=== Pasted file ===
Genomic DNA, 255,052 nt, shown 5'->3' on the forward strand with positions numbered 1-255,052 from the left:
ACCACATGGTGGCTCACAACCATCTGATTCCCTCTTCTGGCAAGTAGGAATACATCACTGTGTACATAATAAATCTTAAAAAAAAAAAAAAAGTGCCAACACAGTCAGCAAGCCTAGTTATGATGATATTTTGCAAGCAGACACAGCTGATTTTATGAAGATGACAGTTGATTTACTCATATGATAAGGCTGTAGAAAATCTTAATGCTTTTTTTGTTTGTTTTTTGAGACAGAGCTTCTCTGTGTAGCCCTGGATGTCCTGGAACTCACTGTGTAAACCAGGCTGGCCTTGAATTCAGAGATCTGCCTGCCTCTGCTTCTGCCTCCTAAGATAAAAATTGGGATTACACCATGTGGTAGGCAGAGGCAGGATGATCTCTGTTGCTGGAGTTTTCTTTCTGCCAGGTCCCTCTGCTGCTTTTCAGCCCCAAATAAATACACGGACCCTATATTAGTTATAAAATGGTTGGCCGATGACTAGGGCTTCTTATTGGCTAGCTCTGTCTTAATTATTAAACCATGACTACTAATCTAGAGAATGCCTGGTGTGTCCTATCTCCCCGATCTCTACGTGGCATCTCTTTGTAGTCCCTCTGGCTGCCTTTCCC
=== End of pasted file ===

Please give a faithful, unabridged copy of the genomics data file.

Genomic DNA, 255,052 nt, shown 5'->3' on the forward strand with positions numbered 1-255,052 from the left:
ACCACATGGTGGCTCACAACCATCTGATTCCCTCTTCTGGCAAGTAGGAATACATCACTGTGTACATAATAAATCTTAAAAAAAAAAAAAAAGTGCCAACACAGTCAGCAAGCCTAGTTATGATGATATTTTGCAAGCAGACACAGCTGATTTTATGAAGATGACAGTTGATTTACTCATATGATAAGGCTGTAGAAAATCTTAATGCTTTTTTTGTTTGTTTTTTGAGACAGAGCTTCTCTGTGTAGCCCTGGATGTCCTGGAACTCACTGTGTAAACCAGGCTGGCCTTGAATTCAGAGATCTGCCTGCCTCTGCTTCTGCCTCCTAAGATAAAAATTGGGATTACACCATGTGGTAGGCAGAGGCAGGATGATCTCTGTTGCTGGAGTTTTCTTTCTGCCAGGTCCCTCTGCTGCTTTTCAGCCCCAAATAAATACACGGACCCTATATTAGTTATAAAATGGTTGGCCGATGACTAGGGCTTCTTATTGGCTAGCTCTGTCTTAATTATTAAACCATGACTACTAATCTAGAGAATGCCTGGTGTGTCCTATCTCCCCGATCTCTACGTGGCATCTCTTTGTAGTCCCTCTGGCTGCCTTTCCC